Arsalan-gate: Time to be patient! – by Saad Mansoor

The implication of Chief Justice Iftikhar Muhammad Chaudhry’s son is being considered by the political class of Pakistan in general and the supporters of Pakistan Peoples Party in particular to be a divine gift descended from heavens. In talk shows, in press conferences and in rallies most PPP leaders are finding it increasingly difficult to suppress their grins: the satisfaction that I and most jiyalas feel is truly a treat: stated simply; we can’t stop gloating: yet this is exactly what we should do!

The government has been wise not to box the judiciary despite the allegations leveled by Malik Riaz. After the great deception of lawyers movement which resulted in considerable confusion tinged with resentment between jiyalas and the PPP leadership it is only befitting that we pay heed to the calls for silence.

Arsalan-gate scandal is just too good to be true. The Chief Justice allegedly caught taking bribes through his son dealing through the Supreme Court registrar is possible. The timing of the scandal is however, curious. Despite the verdict against the Prime Minister: PPP is strongest it has been during the past four years. The slumping oil prices are poised to give it more space to manage fiscal policy and a general consensus with or without grudge is emerging about a looming electoral victory and return to power. For the government to encourage the scandal does not make sense.

The question remains if not government who started feeding the stories of this alleged affair between Malik Riaz and Arsalan Iftikhar to media sources? Of course many are innocently jumping to the conclusion that it is definitely the agencies. My take: it is the agencies but not for Balochistan case or veiled threats about summoning the army chief. Anyone who thinks Supreme Court which has not been able to issue contempt orders for IG Frontier Constabulary’s failure to appear before Court is going to summon General Kayani deserves two slaps. One to forget that similar so called summons were made right before the whole act of 9th March 2007 and trumpeted in our faces and the second to think that the Chief Justice actually gives a damn about the missing persons of Balochistan (curiously he does consider the illegal arrests of Hizb ut Tahrir activists and other militant and non militant pan Islamists to be important). In this reasoning lies the answer to continued democracy in Pakistan, as Prime Minister Yousuf Raza Gillani said a plot to derail the democratic system is underway.

With elections less than a year away and the PPP poised to win another term in office, the Deep State is getting restless and so are the two citadels of status quo in Pakistan: the generals and the judges. With the turn of events following 9th March 2007 though the establishment finds itself in a difficult position. The troika of three ‘jeems’ has disintegrated as the judiciary has become increasingly powerful to lead rather than follow like it has been doing for past six decades.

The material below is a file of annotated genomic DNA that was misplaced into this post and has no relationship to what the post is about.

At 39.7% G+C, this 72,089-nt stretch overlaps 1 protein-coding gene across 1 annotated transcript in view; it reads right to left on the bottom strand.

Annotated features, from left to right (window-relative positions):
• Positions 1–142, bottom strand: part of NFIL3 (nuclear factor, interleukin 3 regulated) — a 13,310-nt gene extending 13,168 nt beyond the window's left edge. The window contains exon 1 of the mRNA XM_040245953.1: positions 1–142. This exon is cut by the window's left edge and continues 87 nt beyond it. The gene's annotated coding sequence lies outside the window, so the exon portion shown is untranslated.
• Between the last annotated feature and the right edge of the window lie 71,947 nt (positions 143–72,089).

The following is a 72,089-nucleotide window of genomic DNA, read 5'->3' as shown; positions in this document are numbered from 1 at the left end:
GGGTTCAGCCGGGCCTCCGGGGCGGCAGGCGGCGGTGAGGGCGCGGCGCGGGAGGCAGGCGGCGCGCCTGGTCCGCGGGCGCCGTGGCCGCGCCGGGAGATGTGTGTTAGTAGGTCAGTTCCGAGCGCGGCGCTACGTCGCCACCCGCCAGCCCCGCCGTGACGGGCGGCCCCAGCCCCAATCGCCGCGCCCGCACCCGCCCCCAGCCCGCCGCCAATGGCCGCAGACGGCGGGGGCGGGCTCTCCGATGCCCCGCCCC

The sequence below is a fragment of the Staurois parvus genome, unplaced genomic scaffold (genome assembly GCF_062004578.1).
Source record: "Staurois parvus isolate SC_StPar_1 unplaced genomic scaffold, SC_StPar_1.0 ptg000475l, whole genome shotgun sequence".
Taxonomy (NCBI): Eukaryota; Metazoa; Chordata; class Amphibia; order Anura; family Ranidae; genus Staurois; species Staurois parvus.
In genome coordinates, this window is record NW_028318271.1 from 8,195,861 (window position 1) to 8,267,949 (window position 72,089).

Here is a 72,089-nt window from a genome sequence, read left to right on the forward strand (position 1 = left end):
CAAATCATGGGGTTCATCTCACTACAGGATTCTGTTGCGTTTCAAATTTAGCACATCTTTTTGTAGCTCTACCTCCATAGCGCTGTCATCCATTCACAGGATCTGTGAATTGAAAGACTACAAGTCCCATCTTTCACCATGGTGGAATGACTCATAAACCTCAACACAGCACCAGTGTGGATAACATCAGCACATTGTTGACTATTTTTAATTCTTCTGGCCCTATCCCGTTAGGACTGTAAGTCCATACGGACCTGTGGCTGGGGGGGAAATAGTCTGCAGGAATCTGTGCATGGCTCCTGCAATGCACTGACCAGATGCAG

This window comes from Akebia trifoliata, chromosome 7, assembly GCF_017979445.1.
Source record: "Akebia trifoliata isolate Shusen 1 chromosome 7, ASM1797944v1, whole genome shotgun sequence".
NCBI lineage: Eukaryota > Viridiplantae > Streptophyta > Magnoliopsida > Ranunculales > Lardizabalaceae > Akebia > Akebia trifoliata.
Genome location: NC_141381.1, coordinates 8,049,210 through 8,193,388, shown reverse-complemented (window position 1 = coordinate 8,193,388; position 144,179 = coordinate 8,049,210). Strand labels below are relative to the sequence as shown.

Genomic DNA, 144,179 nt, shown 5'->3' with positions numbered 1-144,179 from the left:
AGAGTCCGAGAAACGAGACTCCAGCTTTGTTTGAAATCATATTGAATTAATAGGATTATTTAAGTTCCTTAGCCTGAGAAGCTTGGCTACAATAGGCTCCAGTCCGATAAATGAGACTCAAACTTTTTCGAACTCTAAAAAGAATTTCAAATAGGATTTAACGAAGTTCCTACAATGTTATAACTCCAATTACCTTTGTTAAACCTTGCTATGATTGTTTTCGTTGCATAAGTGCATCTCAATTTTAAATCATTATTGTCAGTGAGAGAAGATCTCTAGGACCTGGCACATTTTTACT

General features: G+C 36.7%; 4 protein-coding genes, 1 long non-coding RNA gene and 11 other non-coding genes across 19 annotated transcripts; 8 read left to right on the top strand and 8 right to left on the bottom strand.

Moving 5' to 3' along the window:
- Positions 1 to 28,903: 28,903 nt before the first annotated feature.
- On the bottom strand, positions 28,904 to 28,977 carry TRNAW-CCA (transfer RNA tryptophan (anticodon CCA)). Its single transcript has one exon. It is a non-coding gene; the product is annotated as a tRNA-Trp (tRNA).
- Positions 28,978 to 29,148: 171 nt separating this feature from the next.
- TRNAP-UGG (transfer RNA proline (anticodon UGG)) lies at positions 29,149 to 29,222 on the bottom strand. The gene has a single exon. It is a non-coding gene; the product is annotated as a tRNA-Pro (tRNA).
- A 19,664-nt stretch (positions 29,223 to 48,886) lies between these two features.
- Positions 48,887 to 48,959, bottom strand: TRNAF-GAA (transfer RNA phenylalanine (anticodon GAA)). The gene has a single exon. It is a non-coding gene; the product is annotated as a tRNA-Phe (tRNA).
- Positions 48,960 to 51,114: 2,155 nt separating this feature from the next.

In 1977 the judiciary cut to its size by Shaheed Zulfiqar Ali Bhutto lined up behind the armed forces with no unease. The same episode was repeated in 1999 and the same is something which establishment intends to pull over during coming elections. With its stooges the Pakistan Tehreek e Insaf and Jamat e Islami wielding considerable street power in urban areas a mass campaign to fill the television screens could at least be started. Once started, the unrest could easily be used to annul or postpone elections and derail the democratic system. The problem is: who gets to be the driver?!

The judges have had it enough: they have the support of the public, sections of media and strangely enough powerful individuals within military who seek a more ‘Islamic’ system (read Khilafat). Why then play second fiddle to the generals when you can grab the throne for yourself? After all the game of thrones must be played to win.

The generals on the other hand have the big guns. They have the ISI and the MI and their own lot of media men. Yet the judges were simply not giving in under the leadership of Iftikhar Chaudhry who has been running the Supreme Court akin to a trade union. Something had to be done so the generals started whispering in the right corners. This was followed by a more direct action with Malik Riaz who make no mistake is friendly with all but friends only with the khakis calling Aitzaz Ahsan. The news reached the ears of ruling coalition but to their dismay Zardari did not use it to his advantage. Desperate times call for desperate measures Malik Riaz was ordered to invite the likes of Kamran Khan and Hamid Mir and lay evidence before them. The Chief Justice reacted and took a suo moto notice of the whole affair. The rest is history.

The situation is simple: the generals want judges to bend a knee before they go for the kill during coming elections: the judges want to go for the kill themselves this time. Should the Supreme Court fall the PPP will be not reach parliament despite an electoral victory. The next Chief Justice maybe honest but it’s a fat chance that he will not surrender to the army by way of resignation if not a PCO.

Thus by a bizarre turn of events the PPP’s best bet to return to power is to ensure that Iftikhar Chaudhry stays in office at all costs. His any attempt to impose a Bangladesh model will not find many takers in the army. The PPP meanwhile can muster enough street power to force such a government to hold elections and any misadventure by generals is only going to end them cornered from both sides. All pointers of establishment’s clock should not be allowed to align as they briefly did during the Memo-gate scandal. For entirely wrong reasons, Iftikhar Chaudhry has indeed become the key to continuance of democracy in Pakistan!



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